The problem with cancer surgery, or so we hear, is that it’s difficult for surgeons to know if they’ve removed all of a tumor, especially in late-stage cancers when the edges get indistinct. But a new imaging technology developed at Beth Israel Deaconess Medical Center’s Center for Imaging Technology and Molecular Diagnostics in Boston is giving cutters visual cues on just where to aim their scalpels.
The portable FLARE (Fluorescence-Assisted Resection and Exploration) system uses near-infrared light to highlight cancer cells, giving surgeons a “paint-by-numbers” guide that shows the full extent of a tumor. Before surgery, patients are injected with special dyes called NIR fluorophores that target certain cell or tumor types and glow when they are exposed to near-infrared light. (Don’t worry, your prostate won’t glow orange — this process is invisible to the naked eye). A detector relays the information to a video monitor, where the glowing cancer cells are overlaid on real-time images of the patient’s body. A footswitch allows the surgeon to magnify or change viewing angles during the operation. More advanced versions may allow the surgeon to simultaneously view other systems, like nerves and blood vessels.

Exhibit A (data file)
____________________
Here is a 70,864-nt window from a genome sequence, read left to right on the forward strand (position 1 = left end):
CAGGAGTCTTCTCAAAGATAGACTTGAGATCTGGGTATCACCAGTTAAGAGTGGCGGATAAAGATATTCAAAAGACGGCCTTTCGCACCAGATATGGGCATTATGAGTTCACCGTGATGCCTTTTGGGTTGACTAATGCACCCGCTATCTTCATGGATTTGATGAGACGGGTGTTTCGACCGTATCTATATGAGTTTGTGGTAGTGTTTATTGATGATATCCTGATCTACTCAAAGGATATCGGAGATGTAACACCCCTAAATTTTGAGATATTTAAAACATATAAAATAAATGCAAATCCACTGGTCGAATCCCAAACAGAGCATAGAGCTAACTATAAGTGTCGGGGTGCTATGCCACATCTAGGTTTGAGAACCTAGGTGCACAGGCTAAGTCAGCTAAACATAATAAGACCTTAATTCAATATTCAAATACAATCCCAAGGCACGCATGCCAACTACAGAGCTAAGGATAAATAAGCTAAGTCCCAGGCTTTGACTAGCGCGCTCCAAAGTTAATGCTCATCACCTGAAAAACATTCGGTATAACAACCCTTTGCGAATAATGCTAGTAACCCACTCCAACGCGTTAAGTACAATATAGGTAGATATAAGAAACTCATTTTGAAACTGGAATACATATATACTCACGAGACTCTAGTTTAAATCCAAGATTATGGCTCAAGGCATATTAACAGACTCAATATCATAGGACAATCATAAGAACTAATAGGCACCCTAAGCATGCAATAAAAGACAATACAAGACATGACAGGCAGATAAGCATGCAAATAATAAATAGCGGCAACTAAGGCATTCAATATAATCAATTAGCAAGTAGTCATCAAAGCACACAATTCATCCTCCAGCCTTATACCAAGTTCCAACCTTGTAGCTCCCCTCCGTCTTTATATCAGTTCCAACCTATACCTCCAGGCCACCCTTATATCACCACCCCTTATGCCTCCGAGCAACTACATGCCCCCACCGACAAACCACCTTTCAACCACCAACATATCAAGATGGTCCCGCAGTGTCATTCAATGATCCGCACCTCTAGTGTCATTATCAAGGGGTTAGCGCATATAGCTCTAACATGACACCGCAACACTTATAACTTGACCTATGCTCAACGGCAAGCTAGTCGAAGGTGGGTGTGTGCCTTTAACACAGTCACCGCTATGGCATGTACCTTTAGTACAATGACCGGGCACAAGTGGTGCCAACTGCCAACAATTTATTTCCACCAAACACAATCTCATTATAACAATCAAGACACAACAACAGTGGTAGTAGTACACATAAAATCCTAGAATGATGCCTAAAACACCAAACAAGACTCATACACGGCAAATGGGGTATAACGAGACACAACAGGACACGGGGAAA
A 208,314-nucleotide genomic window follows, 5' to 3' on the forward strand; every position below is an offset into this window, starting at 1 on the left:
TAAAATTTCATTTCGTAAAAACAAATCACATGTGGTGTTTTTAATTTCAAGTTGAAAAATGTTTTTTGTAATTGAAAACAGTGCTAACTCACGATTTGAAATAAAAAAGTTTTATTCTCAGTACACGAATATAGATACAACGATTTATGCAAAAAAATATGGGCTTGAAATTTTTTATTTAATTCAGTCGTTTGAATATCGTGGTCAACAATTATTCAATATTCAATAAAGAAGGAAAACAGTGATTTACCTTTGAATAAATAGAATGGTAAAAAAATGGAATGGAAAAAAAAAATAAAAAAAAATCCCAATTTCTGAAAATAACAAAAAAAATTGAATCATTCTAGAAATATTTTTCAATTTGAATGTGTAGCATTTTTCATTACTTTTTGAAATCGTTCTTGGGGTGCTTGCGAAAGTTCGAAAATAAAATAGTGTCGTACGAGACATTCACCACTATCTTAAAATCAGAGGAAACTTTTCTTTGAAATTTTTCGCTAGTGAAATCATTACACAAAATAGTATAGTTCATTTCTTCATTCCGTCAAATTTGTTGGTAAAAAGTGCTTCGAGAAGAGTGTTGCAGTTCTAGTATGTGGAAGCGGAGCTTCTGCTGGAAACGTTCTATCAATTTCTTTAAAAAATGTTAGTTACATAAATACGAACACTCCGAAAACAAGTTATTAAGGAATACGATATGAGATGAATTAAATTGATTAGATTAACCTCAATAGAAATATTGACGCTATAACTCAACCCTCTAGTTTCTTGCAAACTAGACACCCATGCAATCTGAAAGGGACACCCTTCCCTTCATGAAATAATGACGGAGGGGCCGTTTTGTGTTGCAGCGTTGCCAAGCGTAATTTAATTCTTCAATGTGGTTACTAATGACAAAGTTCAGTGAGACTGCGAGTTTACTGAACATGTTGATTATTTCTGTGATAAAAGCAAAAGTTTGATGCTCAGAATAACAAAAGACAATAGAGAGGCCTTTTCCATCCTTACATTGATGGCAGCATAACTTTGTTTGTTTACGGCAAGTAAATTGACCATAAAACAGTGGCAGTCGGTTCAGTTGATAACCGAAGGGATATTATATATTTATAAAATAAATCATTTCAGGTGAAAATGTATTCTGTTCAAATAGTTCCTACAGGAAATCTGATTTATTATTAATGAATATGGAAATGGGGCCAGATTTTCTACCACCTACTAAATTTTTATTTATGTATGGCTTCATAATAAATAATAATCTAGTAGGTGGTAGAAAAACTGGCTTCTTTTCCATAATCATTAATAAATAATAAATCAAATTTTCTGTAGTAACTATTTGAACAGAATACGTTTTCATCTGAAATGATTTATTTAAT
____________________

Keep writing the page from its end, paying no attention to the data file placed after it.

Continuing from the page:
So far, FLARE has been used on mice and pigs, but is going into human trials soon. But advancing the technology and using it on various cancers now depends on developing more sophisticated dyes. “The future of the technology now is really in the chemistry,” says project director John Frangioni. “We have to develop agents for specific tumors, nerves, or blood vessels we’re trying to visualize.”